The issue of proxy advisory reform is at the center of debate now with the SEC entering into a formal rulemaking process to roll back some of these firm’s unchecked powers.
These firms have been known to make recommendations misconstruing or misinterpreting data, they have been allowed to operate and make recommendations with clear conflicts of interest, and most importantly, they refuse to act as fiduciaries, instead making recommendations to advance their clear political and social goals instead of recommendations that will produce the greatest returns for investors.
It’s unfortunate that the head of one of the most underfunded and politically/socially active pension funds (CalSTRS) is coming to these firm’s defense. In a recent article, Chris Ailman, CIO of CalSTRS, seemed to attack the SEC’s intent of looking out for the average pensioner or retail investor, in favor of the political and social-driven investing that CalSTRS has been known to support.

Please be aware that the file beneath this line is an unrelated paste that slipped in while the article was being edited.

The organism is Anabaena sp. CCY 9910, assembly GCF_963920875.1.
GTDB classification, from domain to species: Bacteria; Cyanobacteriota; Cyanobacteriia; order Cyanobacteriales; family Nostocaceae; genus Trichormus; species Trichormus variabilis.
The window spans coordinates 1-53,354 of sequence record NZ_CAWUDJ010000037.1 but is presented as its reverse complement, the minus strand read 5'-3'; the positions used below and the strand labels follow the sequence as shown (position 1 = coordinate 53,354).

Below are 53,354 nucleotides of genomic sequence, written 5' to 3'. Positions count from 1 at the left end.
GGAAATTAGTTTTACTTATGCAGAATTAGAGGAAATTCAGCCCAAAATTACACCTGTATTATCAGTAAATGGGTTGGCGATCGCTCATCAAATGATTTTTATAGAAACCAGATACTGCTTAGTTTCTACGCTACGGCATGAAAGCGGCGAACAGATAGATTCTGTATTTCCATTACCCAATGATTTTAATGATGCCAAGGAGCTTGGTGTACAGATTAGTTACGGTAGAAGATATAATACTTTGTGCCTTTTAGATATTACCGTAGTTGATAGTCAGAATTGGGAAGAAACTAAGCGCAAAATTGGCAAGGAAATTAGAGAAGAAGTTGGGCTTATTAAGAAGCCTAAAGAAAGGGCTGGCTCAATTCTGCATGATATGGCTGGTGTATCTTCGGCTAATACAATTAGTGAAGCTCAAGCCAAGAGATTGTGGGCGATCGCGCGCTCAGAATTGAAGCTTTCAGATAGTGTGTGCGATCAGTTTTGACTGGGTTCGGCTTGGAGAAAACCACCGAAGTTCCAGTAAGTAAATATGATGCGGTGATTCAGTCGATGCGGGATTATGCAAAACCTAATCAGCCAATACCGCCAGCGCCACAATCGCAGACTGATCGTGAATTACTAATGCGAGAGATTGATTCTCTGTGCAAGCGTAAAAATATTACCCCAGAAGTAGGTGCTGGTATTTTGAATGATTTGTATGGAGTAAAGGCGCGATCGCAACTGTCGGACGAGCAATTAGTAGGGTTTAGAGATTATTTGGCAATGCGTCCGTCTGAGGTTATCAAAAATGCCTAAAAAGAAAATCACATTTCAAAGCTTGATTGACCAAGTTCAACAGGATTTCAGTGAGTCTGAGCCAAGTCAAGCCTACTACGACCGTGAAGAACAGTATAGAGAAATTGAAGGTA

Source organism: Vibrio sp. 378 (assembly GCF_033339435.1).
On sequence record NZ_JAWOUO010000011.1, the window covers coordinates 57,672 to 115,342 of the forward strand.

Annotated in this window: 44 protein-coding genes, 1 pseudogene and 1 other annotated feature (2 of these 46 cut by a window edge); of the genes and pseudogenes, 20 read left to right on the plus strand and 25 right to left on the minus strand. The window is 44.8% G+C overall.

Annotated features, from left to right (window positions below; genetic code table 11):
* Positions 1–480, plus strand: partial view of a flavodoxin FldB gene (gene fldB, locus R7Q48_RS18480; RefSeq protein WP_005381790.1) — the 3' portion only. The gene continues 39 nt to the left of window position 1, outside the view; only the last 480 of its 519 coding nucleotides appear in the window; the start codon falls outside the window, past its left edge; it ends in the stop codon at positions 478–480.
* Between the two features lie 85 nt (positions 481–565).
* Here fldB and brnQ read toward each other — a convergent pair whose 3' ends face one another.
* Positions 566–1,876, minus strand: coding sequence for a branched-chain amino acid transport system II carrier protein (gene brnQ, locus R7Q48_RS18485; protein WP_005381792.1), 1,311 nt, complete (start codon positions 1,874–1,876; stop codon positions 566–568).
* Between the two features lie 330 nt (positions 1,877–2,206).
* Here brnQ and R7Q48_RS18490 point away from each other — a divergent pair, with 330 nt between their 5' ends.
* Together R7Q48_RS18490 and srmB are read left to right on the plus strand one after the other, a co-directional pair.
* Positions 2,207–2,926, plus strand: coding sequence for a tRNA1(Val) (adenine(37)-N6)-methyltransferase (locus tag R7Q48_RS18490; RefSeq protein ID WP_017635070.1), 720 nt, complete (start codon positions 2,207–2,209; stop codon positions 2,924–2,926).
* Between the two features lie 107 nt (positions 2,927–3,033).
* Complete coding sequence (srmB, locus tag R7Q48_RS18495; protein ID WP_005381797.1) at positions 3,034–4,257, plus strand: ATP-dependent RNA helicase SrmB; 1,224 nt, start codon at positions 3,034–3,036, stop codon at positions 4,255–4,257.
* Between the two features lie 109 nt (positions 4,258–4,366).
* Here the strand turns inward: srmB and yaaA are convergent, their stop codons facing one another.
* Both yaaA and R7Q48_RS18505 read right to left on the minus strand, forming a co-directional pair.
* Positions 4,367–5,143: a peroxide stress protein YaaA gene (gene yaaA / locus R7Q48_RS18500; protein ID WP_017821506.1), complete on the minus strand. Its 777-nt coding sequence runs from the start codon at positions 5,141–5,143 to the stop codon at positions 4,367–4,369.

According to the California Legislative Analyst’s Office, CalSTRS has an unfunded liability of $107.3 billion, which means the $242 billion pension fund is only 57 percent funded. What are California teachers – those who often take less pay during their working years for the assurance of a strong retirement – going to do when the secure retirement they were promised isn’t able to pay the promises that were made during contract negotiations?
This is proof that pension fund managers, particularly those that are not performing well, need to focus less on politics and more on producing solid returns for their investors.
What’s most unfortunate is that CalSTRS’ management – by voting automatically with proxy advisory firms’ recommendations – is silencing the voice of everyday pensioners who are the main beneficiaries of the pension fund. Reforming this automatic voting status will create greater transparency for all CalSTRS pensioners.